As early as 1978, Quebec was one of the first provinces to enact a law that promoted the inclusion of people with disabilities. This law was amended in 2004 to require ministries and government agencies to adhere to the WCAG 2.0 standards. An updated reference document was published in 2012: Version commentée du standard sur l’accessibilité d’un site web (SGQRI 008-01)
Unfortunately, the law only applies to the public sector and carries no penalties for non-compliance. However, it is a good reference point to work from and indicates that a conversation towards accessibility has been started within our province. Another conversation that was started around the turn of the century saw the introduction of a new Quebec Education Program. It introduced our educational system to the concept of competency-based learning.
“The focus on competencies entails establishing a different relationship to knowledge and refocusing on training students to think. The idea of a competency reflects the conviction that students should begin at school to develop the complex skills that will permit them to adapt to a changing environment later on. It implies the development of flexible intellectual tools that can be adjusted to changes and be used in the acquisition of new learnings,” (2001).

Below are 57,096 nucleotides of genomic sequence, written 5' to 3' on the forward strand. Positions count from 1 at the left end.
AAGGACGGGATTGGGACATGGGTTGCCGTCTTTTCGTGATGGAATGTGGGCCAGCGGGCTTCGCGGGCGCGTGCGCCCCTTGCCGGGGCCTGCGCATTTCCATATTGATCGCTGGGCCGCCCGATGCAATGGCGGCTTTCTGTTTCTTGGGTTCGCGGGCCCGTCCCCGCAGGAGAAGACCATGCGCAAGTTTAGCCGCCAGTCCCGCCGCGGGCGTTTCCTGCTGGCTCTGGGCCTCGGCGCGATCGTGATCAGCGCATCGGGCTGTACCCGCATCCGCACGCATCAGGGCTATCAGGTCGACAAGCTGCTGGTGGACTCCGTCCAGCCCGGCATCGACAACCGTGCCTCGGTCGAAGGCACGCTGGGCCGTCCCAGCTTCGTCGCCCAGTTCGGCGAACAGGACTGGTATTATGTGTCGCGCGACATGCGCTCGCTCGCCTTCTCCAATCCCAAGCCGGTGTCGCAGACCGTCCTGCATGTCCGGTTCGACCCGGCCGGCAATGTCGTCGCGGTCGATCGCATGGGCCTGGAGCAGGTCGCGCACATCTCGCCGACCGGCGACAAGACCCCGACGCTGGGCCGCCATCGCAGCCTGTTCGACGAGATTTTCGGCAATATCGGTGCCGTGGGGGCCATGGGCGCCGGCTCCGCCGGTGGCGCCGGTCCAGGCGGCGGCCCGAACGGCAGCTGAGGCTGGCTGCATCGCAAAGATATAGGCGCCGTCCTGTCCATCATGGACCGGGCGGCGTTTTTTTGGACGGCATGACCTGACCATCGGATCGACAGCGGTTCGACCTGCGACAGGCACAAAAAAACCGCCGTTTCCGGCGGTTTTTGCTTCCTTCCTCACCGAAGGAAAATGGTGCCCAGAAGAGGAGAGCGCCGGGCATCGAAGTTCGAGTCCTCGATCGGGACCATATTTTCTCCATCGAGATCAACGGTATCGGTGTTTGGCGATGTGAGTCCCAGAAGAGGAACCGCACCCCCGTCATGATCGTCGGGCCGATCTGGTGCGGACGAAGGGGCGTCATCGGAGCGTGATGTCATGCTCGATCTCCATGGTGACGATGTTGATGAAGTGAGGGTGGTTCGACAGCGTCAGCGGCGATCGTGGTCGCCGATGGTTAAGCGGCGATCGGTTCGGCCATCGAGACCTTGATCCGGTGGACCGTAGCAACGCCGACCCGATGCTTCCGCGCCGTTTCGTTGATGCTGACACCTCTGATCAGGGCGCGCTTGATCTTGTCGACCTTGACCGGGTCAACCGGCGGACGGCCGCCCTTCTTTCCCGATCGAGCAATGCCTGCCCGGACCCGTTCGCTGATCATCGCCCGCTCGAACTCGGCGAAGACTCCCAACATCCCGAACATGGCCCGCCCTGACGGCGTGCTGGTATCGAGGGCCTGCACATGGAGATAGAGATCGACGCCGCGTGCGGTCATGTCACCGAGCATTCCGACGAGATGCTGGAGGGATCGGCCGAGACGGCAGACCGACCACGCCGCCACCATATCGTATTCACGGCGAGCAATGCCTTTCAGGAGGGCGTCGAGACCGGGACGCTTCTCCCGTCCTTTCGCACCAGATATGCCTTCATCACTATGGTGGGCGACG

In the introduction of the QEP, reference is made to a 1994 report from the Conseil supérieur de l’éducation titled Preparing Our Youth for the 21st Century. The information explosion and rapid development of technologies were among many elements that needed to be addressed in a revised curriculum if it were to meet the needs of the students in the future. A future that is already here.